So when I was told that it was Crohn's it was in a way a shock: I now officially have a disease; I'm now officially a sick person.

But that's where I started to get better, and especially a couple of months after surgery I was eating well, got back to a healthy weight and did a lot of cycling in the countryside whilst the sun was still shining. I'm probably healthier now as a sick person than at any point in my adult life.

Weird eh?
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11-12-2014, 11:06 AM   #12
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Well, no.

It all comes down to how to choose to think about it, yes. But, as Cat said, we have to be mindful of our condition(s) no matter how well we may feel at the time.

I'm not a "sick person" or a "healthy person." I have a disease. Sometimes I feel sick and other times I don't. There are worse things, but there are also easier things.

This condition is vastly different for everyone who experiences it. Some can't live a normal life because of it - and they're certainly justified in thinking of themselves as sick if they wish to do so. They may have complications and other diagnosis's piling up. Some of us only have mild interferences with our lives (at this point, anyway) and those interferences are enough to justify feeling "sick," as well. Personally, by declaring us healthy, I would feel as if we were discrediting many individuals' suffering.
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11-12-2014, 11:50 AM   #13
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Though I fight not to be I don't feel particularly healthy know I have some sort of stomach issues going ontthough after 2 decades still not sure what even though a lot of my symptoms seem similar to some of you,I have a few more recent things added as time flies copd the balance stuff headaches body aches fatigue nausea tremors sleeplessness feel major crap the whole time and I really don't want to.
11-12-2014, 11:53 AM   #14
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One of the irritating things you get from people who don't understand is try not to think about it like yeah that helps
11-12-2014, 11:57 AM   #15
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A family friend recently passed away close to two years since her diagnosis with pancreatic cancer. She was always adamant that she was "LIVING with cancer" rather than "fighting cancer," and until the end filled her life with meaningful activities and relationships. I think about that when I need a little inspiration and to not get stuck feeling bad for myself.
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11-15-2014, 04:08 PM   #16
UnXmas
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It depends what perspective you're looking at it from. I have other medical conditions that do me far more harm than Crohn's, so I might see myself as not at all healthy, but someone else with Crohn's as healthy by comparison, especially if they're in remission or with the disease at a level that still allows them to live a normal life. But Crohn's can certainly make you very sick; it wouldn't be incorrect to describe someone being rushed into surgery because Crohn's has caused a bowel obstruction, or whatever, as unhealthy. And sometimes even I see myself as relatively healthy, in comparison to others, when I've been in hospital, where you see so many really sick people. But I still don't think I could describe myself as healthy, healthier maybe.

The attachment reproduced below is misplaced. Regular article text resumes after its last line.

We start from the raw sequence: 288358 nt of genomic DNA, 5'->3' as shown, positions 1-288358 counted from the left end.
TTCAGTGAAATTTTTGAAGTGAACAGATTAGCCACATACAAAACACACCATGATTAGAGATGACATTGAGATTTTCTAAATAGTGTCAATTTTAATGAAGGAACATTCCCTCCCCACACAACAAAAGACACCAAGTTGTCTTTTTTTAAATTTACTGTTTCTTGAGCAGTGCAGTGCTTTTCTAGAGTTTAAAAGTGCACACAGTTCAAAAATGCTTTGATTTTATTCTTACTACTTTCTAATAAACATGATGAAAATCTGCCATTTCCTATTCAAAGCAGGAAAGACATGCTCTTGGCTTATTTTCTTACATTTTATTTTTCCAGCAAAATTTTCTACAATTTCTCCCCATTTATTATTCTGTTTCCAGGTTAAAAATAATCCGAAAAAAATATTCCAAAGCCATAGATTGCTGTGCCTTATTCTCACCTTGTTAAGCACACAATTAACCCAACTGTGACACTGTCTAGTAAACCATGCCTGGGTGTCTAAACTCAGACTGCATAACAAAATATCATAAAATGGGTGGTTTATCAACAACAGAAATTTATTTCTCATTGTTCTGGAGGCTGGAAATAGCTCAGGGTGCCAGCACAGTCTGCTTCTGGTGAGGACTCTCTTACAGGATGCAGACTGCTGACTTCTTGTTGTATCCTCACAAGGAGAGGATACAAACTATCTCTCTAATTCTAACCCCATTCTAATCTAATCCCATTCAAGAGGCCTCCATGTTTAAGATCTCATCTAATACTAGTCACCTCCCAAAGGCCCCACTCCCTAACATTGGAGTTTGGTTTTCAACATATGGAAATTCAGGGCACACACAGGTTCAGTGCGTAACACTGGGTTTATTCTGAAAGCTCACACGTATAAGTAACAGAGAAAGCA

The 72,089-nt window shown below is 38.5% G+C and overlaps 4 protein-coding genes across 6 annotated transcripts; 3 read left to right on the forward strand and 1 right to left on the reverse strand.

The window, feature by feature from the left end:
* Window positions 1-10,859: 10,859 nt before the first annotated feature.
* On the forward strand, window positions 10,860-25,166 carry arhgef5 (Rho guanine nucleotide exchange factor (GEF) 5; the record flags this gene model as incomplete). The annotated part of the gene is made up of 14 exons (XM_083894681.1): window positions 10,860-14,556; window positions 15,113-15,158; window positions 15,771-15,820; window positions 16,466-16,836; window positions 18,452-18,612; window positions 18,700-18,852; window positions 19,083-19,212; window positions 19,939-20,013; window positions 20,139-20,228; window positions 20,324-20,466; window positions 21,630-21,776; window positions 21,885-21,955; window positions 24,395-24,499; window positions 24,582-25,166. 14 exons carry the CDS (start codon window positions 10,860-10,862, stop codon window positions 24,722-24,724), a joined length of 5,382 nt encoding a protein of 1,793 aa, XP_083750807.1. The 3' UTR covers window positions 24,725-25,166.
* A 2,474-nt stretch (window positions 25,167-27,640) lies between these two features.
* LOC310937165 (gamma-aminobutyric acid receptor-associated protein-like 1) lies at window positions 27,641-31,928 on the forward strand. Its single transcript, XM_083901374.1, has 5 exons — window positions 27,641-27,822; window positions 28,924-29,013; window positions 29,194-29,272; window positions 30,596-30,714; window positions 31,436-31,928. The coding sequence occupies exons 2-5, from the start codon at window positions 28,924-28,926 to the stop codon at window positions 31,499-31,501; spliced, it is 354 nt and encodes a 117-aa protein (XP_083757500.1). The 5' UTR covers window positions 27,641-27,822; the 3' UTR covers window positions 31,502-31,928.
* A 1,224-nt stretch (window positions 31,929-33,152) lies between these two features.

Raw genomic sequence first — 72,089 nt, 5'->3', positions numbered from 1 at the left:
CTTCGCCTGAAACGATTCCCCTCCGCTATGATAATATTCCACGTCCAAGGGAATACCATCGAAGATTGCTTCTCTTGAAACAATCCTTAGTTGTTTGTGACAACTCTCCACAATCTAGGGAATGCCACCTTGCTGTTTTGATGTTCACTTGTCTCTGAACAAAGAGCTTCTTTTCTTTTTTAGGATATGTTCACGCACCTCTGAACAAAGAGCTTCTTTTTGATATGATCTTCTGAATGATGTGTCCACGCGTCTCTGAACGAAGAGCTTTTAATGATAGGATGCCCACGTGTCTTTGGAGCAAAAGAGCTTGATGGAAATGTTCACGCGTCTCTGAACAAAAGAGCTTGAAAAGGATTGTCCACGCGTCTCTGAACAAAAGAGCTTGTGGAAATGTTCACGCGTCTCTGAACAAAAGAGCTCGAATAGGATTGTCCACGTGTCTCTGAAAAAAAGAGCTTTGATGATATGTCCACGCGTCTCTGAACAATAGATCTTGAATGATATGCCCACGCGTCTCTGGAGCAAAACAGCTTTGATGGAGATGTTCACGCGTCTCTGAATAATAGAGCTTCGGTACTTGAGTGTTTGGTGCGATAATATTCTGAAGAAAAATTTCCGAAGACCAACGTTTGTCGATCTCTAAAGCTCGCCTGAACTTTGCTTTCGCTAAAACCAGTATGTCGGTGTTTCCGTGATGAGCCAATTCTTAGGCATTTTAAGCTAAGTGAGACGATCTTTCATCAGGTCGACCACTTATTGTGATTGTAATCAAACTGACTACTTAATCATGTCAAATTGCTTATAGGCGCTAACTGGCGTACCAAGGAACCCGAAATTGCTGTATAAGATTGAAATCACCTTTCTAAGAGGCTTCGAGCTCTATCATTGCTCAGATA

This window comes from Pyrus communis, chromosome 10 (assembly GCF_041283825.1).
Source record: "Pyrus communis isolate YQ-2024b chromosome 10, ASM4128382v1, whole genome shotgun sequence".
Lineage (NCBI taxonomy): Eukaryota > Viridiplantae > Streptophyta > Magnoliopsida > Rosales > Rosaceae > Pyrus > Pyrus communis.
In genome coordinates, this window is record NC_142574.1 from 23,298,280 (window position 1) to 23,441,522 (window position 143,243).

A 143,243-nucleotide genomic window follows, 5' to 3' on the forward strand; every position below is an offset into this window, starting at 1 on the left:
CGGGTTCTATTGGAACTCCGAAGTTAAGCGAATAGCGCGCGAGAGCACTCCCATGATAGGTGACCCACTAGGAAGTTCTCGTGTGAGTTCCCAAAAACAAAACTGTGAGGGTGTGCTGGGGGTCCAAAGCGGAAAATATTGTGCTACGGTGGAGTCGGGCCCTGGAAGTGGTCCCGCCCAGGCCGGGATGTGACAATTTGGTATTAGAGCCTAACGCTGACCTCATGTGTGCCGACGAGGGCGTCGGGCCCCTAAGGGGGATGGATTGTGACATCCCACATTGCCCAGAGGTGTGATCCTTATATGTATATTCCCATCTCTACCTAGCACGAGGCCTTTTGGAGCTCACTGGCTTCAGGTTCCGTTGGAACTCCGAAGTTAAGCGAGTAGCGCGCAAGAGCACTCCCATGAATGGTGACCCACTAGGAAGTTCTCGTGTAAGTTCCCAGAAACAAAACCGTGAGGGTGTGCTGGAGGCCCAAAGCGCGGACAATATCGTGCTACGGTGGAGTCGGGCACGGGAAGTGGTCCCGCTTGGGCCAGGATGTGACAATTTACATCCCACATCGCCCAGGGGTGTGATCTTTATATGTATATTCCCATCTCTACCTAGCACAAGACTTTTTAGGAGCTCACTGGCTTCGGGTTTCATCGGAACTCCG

But I think you're using one specific definition of "healthy":

I think health is a term used to describe things over your direct control: COPD, obesity, functional problems due to lifestyle choices, acquired illnesses due to certain choices (like Hepatitis from vaccine-drug use, etc)
If you're just talking about healthy behaviours - well, you can have Crohn's and still engage in healthy actions, maybe even think healthy thoughts? You can eat healthy food, exercise, rest, etc. (Though healthy choices about what foods to eat, and what amount of exercise and rest to take, maybe very different for someone with Crohn's than for someone without.) And you can choose not to drink, smoke, etc. But then you can say that about people with any illness. You could have terrible health problems from smoking but eat a very healthy diet. And I'm also not sure how true it is to say something like obesity is something people have control over; its causes are certainly of a different type than those of Crohn's, but how much control we have over our behaviours, and our thoughts and feelings, is a very grey area.

I've probably greatly over-complicated your question! I guess I need to ask you exactly how you're defining healthy?!

As for it being about how you choose to define yourself, well, only to a point. A few months ago I had a surgeon telling me I might not survive the surgery. If I'd thought of myself as healthy then, I think you would have had to have said I was in denial. There were so many things apart from Crohn's wrong with me at that point, it may not have much relevance to determining how best to describe the health of Crohn's patients, but I'm sure there have been plenty of cases when Crohn's on its own has resulted in someone being in a situation where healthy is no longer a matter of opinion. But then again, I survived the surgery and recovered far faster than anyone anticipated, so perhaps I could say I must be healthy to have gone through that and recovered so well. My mum and surgeon describe me as resilient, whatever that implies.

Last edited by UnXmas; 11-15-2014 at 04:32 PM.